The grim toll of coronavirus-related job losses has accelerated in the last week.
Firms have seen their revenues decimated by the impact of the pandemic – and some are launching redundancy consultations before they start picking up some of the cost of furloughed workers from next month.
The government is gradually reducing the support available through the scheme before it ends in October.
After devastating economies across the globe, the impact of the COVID-19 outbreak on jobs is starting to bite, with the threat of unemployment reaching levels not seen since the 1980s.
Businesses have been forced to close, adapt or otherwise weather the disruption since lockdown in late March.
Here are some of the job losses to be recently announced:
Upper Crust – 5,000 jobs
SSP Group – the company behind the Upper Crust catering brand – plans to make more than half of its 9,000-strong UK workforce redundant if the pace of emergence from lockdown does not accelerate.
It is heavily exposed to the travel sector, with its outlets a familiar site at railway stations and inside airports.
Casual Dining Group – 1,909 jobs
The owner of Bella Italia, Cafe Rouge and the Las Iguanas restaurant chains is closing 91 of its 250 sites after calling in administrators.
It blames the “extreme operating environment” that has seen restaurants shut since the start of the coronavirus lockdown in March. The decision leaves just over 4,000 employees.
Airbus – 1,700 jobs
The France-based aeroplane maker currently employs 13,500 people in the UK.
The bulk of the job losses will be felt at Broughton in North Wales with just under 300 going at Filton in Bristol.
It said it was cutting 15,000 roles worldwide as it faces up to what it described as an “unprecedented crisis” in the industry.
Easyjet – 727 pilots
The budget Luton-based carrier has started talks with unions on cutting up to 1,900 UK-based jobs including more than 700 pilots after the collapse in air travel due to coronavirus.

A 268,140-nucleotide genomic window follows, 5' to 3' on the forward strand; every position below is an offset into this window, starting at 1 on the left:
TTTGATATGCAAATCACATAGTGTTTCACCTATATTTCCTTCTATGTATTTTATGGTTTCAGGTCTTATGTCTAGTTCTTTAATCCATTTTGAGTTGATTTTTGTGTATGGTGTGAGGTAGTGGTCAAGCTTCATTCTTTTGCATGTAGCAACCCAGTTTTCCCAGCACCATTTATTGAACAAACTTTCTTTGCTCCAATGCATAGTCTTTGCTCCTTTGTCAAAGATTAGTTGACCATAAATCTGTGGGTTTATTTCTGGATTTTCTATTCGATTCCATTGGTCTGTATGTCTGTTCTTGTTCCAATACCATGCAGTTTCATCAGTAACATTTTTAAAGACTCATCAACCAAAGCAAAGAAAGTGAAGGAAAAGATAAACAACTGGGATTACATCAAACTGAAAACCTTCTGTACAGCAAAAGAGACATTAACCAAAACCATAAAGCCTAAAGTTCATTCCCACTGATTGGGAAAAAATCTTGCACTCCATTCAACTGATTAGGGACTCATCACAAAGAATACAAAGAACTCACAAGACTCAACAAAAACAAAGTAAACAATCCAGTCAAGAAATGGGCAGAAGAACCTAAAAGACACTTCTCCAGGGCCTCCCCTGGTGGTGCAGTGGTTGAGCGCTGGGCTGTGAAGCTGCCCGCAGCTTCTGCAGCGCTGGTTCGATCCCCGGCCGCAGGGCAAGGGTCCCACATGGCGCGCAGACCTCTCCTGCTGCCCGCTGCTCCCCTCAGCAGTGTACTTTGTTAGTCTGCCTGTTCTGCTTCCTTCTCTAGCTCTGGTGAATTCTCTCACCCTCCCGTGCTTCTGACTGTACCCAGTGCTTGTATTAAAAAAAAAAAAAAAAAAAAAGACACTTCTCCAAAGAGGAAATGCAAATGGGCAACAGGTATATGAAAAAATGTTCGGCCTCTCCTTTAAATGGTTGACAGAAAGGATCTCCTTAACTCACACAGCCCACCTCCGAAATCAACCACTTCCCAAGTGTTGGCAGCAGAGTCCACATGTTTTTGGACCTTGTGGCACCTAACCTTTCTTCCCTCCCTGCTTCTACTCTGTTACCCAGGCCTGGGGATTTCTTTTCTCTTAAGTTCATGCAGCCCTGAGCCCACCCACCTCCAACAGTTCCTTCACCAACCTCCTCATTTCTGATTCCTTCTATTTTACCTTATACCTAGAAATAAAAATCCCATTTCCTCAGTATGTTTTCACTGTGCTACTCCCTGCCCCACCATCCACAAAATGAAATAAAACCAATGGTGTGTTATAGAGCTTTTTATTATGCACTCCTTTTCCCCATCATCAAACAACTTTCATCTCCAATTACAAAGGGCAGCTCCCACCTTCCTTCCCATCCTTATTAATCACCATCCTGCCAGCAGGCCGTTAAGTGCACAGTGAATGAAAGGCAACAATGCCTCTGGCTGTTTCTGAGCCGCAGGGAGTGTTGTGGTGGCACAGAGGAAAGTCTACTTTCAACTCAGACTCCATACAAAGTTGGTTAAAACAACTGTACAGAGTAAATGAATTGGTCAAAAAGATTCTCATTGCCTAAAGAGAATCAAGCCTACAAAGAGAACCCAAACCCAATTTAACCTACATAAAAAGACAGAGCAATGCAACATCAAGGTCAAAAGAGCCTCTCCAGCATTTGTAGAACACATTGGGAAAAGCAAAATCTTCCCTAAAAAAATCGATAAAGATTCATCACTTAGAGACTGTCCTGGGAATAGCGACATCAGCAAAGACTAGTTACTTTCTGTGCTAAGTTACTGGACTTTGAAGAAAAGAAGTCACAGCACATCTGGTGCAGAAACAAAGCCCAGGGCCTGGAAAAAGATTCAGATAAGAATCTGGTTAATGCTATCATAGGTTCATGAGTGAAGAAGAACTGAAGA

The airline says it is looking at the closure of three of its bases in the UK – London Stansted, London Southend and Newcastle, though the airports would remain part of its route network.
Royal Mail – 2,000 jobs
Royal Mail says its restructuring has been prompted by the “additional challenges” of the pandemic.
The cuts will reduce the number of UK management roles in the business – currently totalling 9,700 – by around a fifth.
Harrods – 672 jobs
The luxury department store said it was to trim 14% of its workforce because of the effect travel and social distancing was taking on trade.
The brand, owned by the Qatar Investment Authority, warned the collapse in tourism had placed a particular strain on its flagship London store.
Arcadia – 500 jobs
The company behind Sir Philip Green’s Topshop empire said it was wielding the axe on costs in its head office operation which currently employs 2,500 people.
Arcadia, which took a rescue deal amid tough trading last year, blamed the restructuring on “very challenging times”.
TM Lewin – 600 jobs
The 122-year-old shirtmaker says it plans to close all of its shops after taking a major hit during the crisis.
A firm hired to restructure the menswear company said it was switching all sales to the internet to save the brand, but would not be able to rescue its estate of 66 shops.
Bensons for Beds – 1,000 jobs at risk
Blue Group – the owner of the Harveys furniture chain and Bensons for Beds – has appointed administrators and is to be broken up in a financial restructuring that will save at least 1,900 retail industry jobs.
In total, the group employs around 3,000 people, meaning more than 1,000 employees have yet to be given assurances about their future.
In a memo to staff seen by Sky News, Blue Group’s chief executive, Mark Jackson, wrote that it had had to “take immediate action to ensure the part of our business with the brightest prospects can rebuild as we emerge from COVID-19”.
Accenture – up to 900 jobs
The US-owned consultancy said “additional strain” on the business caused by the coronavirus crisis had forced it to cut UK staff to meet lower demand. Between 700-900 roles are under threat.
The company has offices in London, Manchester, Newcastle and Edinburgh.
The engineering giant and FTSE 100 firm Smiths Group says it will cut jobs as part of a major £65m restructuring of the business aimed at reducing costs.
Chief executive Andy Reynolds Smith said he regrets that the move will “result in some job losses”, although the scale of the cuts remains unknown.
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